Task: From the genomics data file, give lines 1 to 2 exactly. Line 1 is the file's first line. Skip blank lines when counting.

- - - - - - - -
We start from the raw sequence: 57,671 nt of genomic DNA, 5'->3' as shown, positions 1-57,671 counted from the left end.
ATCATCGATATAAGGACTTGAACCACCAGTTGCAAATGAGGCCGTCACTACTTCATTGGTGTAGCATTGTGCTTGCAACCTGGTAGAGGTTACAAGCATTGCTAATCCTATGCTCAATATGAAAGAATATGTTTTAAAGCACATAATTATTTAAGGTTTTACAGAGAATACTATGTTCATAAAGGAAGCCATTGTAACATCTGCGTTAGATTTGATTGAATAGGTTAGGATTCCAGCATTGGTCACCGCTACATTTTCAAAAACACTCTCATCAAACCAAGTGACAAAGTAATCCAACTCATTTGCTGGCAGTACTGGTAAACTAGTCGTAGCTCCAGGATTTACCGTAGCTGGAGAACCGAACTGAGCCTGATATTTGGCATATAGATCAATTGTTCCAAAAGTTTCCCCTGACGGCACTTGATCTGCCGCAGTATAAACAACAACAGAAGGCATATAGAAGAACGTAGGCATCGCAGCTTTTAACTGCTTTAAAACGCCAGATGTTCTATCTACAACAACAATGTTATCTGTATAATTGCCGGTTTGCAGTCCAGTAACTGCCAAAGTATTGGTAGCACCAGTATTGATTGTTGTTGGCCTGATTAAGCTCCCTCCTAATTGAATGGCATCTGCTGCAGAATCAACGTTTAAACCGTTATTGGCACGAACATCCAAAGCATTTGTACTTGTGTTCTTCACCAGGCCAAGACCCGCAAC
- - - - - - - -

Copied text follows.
We start from the raw sequence: 57,671 nt of genomic DNA, 5'->3' as shown, positions 1-57,671 counted from the left end.
ATCATCGATATAAGGACTTGAACCACCAGTTGCAAATGAGGCCGTCACTACTTCATTGGTGTAGCATTGTGCTTGCAACCTGGTAGAGGTTACAAGCATTGCTAATCCTATGCTCAATATGAAAGAATATGTTTTAAAGCACATAATTATTTAAGGTTTTACAGAGAATACTATGTTCATAAAGGAAGCCATTGTAACATCTGCGTTAGATTTGATTGAATAGGTTAGGATTCCAGCATTGGTCACCGCTACATTTTCAAAAACACTCTCATCAAACCAAGTGACAAAGTAATCCAACTCATTTGCTGGCAGTACTGGTAAACTAGTCGTAGCTCCAGGATTTACCGTAGCTGGAGAACCGAACTGAGCCTGATATTTGGCATATAGATCAATTGTTCCAAAAGTTTCCCCTGACGGCACTTGATCTGCCGCAGTATAAACAACAACAGAAGGCATATAGAAGAACGTAGGCATCGCAGCTTTTAACTGCTTTAAAACGCCAGATGTTCTATCTACAACAACAATGTTATCTGTATAATTGCCGGTTTGCAGTCCAGTAACTGCCAAAGTATTGGTAGCACCAGTATTGATTGTTGTTGGCCTGATTAAGCTCCCTCCTAATTGAATGGCATCTGCTGCAGAATCAACGTTTAAACCGTTATTGGCACGAACATCCAAAGCATTTGTACTTGTGTTCTTCACCAGGCCAAGACCCGCAAC